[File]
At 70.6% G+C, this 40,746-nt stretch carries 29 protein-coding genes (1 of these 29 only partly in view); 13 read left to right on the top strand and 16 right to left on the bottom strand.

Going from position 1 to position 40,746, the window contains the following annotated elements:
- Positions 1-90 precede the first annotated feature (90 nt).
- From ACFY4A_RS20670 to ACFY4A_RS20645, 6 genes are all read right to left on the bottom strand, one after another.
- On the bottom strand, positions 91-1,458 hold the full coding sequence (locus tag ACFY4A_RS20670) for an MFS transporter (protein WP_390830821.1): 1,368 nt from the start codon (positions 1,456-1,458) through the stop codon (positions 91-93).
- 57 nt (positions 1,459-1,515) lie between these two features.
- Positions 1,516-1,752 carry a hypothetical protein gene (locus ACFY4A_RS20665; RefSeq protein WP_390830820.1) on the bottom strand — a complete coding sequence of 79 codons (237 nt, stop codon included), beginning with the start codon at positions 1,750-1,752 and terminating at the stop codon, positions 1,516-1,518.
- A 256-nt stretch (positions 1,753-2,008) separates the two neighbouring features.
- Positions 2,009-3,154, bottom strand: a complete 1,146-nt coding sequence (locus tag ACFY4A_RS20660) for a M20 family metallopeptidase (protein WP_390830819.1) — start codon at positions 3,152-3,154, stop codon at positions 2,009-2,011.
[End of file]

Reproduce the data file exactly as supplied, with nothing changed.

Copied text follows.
At 70.6% G+C, this 40,746-nt stretch carries 29 protein-coding genes (1 of these 29 only partly in view); 13 read left to right on the top strand and 16 right to left on the bottom strand.

Going from position 1 to position 40,746, the window contains the following annotated elements:
- Positions 1-90 precede the first annotated feature (90 nt).
- From ACFY4A_RS20670 to ACFY4A_RS20645, 6 genes are all read right to left on the bottom strand, one after another.
- On the bottom strand, positions 91-1,458 hold the full coding sequence (locus tag ACFY4A_RS20670) for an MFS transporter (protein WP_390830821.1): 1,368 nt from the start codon (positions 1,456-1,458) through the stop codon (positions 91-93).
- 57 nt (positions 1,459-1,515) lie between these two features.
- Positions 1,516-1,752 carry a hypothetical protein gene (locus ACFY4A_RS20665; RefSeq protein WP_390830820.1) on the bottom strand — a complete coding sequence of 79 codons (237 nt, stop codon included), beginning with the start codon at positions 1,750-1,752 and terminating at the stop codon, positions 1,516-1,518.
- A 256-nt stretch (positions 1,753-2,008) separates the two neighbouring features.
- Positions 2,009-3,154, bottom strand: a complete 1,146-nt coding sequence (locus tag ACFY4A_RS20660) for a M20 family metallopeptidase (protein WP_390830819.1) — start codon at positions 3,152-3,154, stop codon at positions 2,009-2,011.